By Stefan J. Bos, Chief International Correspondent Worthy News
(Worthy News) – Ousted Afghan President Ashraf Ghani surfaced in the United Arab Emirates Wednesday, while his nation was in turmoil with people being killed or injured during evacuations and in protests against Afghanistan’s new Islamist Taliban rulers.
Ghani, condemned by former ministers for leaving Afghanistan as Taliban forces captured Kabul Sunday, said he followed the advice of government officials. He denied reports he took large sums of money with him. “If I had stayed, I would be witnessing bloodshed in Kabul,” Ghani said in a video streamed on social media.
His words did little to ease tensions as thousands of people, many of whom supported the Western-backed government and the U.S.-led military coalition, tried to escape the war-torn nation. Many feared a return to the strict interpretation of Islamic law imposed during the previous Taliban rule that ended 20 years ago.
Others risked their lives to protest against the Taliban. At least three people were killed and a dozen injured in anti-Taliban protests in the Afghan city of Jalalabad, about 115 kilometers (71 miles) east of the capital Kabul, witnesses said. Footage viewed by Worthy News showed people running in panic Wednesday as shots reverberated throughout the area.
Gunmen fired into a crowd who took down a black-on-white Taliban flag waving at a Jalalabad roundabout and replaced it with the previous Afghan government’s black, red, and green banner.
Video circulating on social media showed the crowd at the city’s Pashtunistan Square dispersing as the sound of gunshots rang out across the busy traffic intersection. Dozens of protesters could be seen waving Afghan flags as they walked down a street, with bystanders whistling their support.
There were also chaotic scenes in and near Kabul’s international airport from where huge crowds attempted to flee the country.
Witnesses said armed members of the Taliban were preventing people from getting into the airport compound, including those with the necessary documents to travel. In at least one case, a former Afghan interpreter for the Australian army was shot and injured by a Taliban fighter as many Afghans crowded at the airport gates.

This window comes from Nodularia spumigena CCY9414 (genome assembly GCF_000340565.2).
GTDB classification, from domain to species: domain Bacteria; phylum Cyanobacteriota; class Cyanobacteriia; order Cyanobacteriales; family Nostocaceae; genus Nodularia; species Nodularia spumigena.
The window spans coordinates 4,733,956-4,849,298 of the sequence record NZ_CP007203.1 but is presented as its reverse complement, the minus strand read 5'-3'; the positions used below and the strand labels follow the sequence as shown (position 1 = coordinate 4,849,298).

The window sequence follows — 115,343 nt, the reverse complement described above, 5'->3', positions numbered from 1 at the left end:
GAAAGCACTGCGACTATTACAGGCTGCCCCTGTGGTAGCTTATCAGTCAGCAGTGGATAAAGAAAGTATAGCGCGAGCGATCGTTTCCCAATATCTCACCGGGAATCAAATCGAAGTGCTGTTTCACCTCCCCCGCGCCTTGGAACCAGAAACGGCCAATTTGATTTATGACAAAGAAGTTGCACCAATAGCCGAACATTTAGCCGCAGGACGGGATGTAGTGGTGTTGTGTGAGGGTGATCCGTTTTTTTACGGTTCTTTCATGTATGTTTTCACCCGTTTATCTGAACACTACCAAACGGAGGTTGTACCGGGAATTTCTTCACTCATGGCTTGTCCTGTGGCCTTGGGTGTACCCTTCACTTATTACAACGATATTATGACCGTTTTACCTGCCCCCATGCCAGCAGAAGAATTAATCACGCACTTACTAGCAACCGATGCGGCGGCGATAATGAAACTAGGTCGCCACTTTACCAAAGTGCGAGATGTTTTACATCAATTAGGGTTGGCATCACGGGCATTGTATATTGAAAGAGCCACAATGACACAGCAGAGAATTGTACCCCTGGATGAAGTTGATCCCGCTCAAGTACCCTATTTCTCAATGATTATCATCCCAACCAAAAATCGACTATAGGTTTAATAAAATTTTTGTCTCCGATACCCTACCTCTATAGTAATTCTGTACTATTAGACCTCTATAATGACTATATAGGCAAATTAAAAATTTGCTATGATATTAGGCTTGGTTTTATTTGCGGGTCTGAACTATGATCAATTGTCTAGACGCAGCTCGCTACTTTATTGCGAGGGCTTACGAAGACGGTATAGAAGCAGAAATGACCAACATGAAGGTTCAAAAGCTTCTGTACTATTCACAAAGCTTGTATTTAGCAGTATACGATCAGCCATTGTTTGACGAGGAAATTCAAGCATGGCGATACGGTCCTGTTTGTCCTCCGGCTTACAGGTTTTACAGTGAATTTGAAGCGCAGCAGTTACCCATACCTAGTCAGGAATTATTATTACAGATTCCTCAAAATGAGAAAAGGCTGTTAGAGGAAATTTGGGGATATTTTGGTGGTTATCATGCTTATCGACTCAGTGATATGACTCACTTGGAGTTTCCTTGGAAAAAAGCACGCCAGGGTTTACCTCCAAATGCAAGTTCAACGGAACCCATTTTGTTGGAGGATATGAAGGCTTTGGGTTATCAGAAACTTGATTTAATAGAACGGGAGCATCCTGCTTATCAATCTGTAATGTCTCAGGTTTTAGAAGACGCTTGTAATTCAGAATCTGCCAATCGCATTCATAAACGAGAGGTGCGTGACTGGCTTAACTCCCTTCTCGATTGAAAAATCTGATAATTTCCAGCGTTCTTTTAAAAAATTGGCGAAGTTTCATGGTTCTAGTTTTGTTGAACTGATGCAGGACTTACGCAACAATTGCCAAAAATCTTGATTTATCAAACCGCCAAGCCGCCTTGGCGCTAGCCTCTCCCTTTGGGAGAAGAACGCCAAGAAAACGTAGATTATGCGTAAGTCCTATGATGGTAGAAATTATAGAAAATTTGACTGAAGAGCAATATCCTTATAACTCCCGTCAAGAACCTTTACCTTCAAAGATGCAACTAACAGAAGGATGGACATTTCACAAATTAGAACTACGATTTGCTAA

“It’s a complete disaster. The Taliban were firing into the air, pushing people, beating them with AK47s,” said one person who was trying to get through.
American forces guarding the tarmac were firing tear gas and reportedly shot in the air to hold back desperate crowds, according to witnesses and footage watched by Worthy News.
The Taliban erected checkpoints throughout the capital and near the airport’s entrance. Footage showed Taliban fighters beating some Afghans who attempted to cross.
Despite the turmoil, the United States, Germany, the Netherlands, Hungary, Australia, and other countries evacuated citizens from Afghanistan into Wednesday. But many seeking to leave Afghanistan could not reach Kabul’s international airport as the security situation remained volatile.
A Taliban official admitted that commanders and soldiers had “fired into the air” to disperse crowds outside Kabul airport but claimed that “We have no intention to injure anyone.”
American officials warned the Taliban “that we expect them to allow all American citizens, all third-country nationals and all Afghans who wish to leave to do so safely and without harassment,” said U.S. Deputy Secretary of State Wendy Sherman.
But critics questioned U.S. President Joe Biden’s exit strategy with outnumbered American troops facing an uphill battle to help evacuate thousands of people.
U.S. Defense Secretary Lloyd Austin admitted that the 4,500 troops in Kabul are not enough to bring people to the airport for evacuation. Instead, they are focused on securing the airfield.
Foreign ministers of the Group of Seven nations were due to discuss the evacuation effort and seek to coordinate flights at a virtual meeting on Thursday, confirmed German Foreign Minister Heiko Maas.
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